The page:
We derived a model for the co-seismic slip distribution on the faults which ruptured during the Landers earthquake sequence of 28 June 1992. The model is based on the inversion of surface geodetic measurements, primarily vector displacements measured using the Global Positioning System (GPS). The inversion procedure assumes that the slip distribution is to some extent smooth and purely right-lateral strike slip. For a given fault geometry, a family of solutions of varying smoothness can be generated.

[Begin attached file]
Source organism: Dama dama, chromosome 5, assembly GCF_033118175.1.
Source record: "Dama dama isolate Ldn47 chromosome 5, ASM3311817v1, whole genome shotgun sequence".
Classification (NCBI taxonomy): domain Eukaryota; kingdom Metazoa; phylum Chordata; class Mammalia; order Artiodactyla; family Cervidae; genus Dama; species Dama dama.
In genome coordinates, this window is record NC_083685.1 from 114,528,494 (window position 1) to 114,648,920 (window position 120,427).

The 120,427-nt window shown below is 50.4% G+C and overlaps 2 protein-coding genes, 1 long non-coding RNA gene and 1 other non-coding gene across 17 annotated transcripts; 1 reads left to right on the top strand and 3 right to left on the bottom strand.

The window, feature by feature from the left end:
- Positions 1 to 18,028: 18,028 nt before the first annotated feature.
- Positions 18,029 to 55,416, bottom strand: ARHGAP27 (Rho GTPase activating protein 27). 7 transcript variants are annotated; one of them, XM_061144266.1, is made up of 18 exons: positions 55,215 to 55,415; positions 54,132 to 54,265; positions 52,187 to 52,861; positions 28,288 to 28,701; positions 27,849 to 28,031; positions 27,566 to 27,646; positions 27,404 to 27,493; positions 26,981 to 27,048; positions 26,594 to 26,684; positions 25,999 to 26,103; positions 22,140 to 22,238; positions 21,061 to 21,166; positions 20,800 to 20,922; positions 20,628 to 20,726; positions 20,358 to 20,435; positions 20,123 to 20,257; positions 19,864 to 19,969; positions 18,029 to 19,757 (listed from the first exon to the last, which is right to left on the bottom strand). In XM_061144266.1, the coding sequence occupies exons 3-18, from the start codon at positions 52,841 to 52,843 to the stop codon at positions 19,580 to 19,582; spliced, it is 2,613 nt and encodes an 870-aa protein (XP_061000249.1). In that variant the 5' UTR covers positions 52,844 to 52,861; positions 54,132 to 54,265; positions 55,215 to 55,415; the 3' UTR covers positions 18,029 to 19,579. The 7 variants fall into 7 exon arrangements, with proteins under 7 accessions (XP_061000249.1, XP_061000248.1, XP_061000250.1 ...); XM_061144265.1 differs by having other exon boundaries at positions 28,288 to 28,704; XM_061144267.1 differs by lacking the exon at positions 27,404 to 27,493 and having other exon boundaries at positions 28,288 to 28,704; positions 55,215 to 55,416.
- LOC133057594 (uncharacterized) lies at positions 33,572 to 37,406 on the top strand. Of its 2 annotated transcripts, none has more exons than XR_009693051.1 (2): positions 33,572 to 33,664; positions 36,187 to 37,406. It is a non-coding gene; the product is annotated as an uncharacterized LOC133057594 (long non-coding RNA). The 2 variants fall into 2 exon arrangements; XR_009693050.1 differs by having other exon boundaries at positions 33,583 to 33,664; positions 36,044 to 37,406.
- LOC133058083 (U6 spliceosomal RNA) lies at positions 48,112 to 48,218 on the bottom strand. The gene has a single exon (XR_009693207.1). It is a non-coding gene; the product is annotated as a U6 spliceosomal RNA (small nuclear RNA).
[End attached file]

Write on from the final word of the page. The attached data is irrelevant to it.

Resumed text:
We choose the optimal model from this family based on cross-validation, which measures the predictive power of the data, and the trade-off of misfit and roughness. Solutions which give roughly equal weight to misfit and smoothness are preferred and have certain features in common: (1) there are two main patches of slip, on the Johnson Valley fault, and on the Homestead Valley, Emerson, and Camp Rock faults; (2) virtually all slip is in the upper 10 to 12 km; and (3) the model reproduces the general features of the geologically measured surface displacements, without prior constraints on the surface slip. In all models, regardless of smoothing, very little slip is required on the fault that represents the Big Bear event, and the total moment of the Landers event is 9 · 1019 N-m. The nearly simultaneous rupture of multiple distinct faults suggests that much of the crust in this region must have been close to failure prior to the earthquake.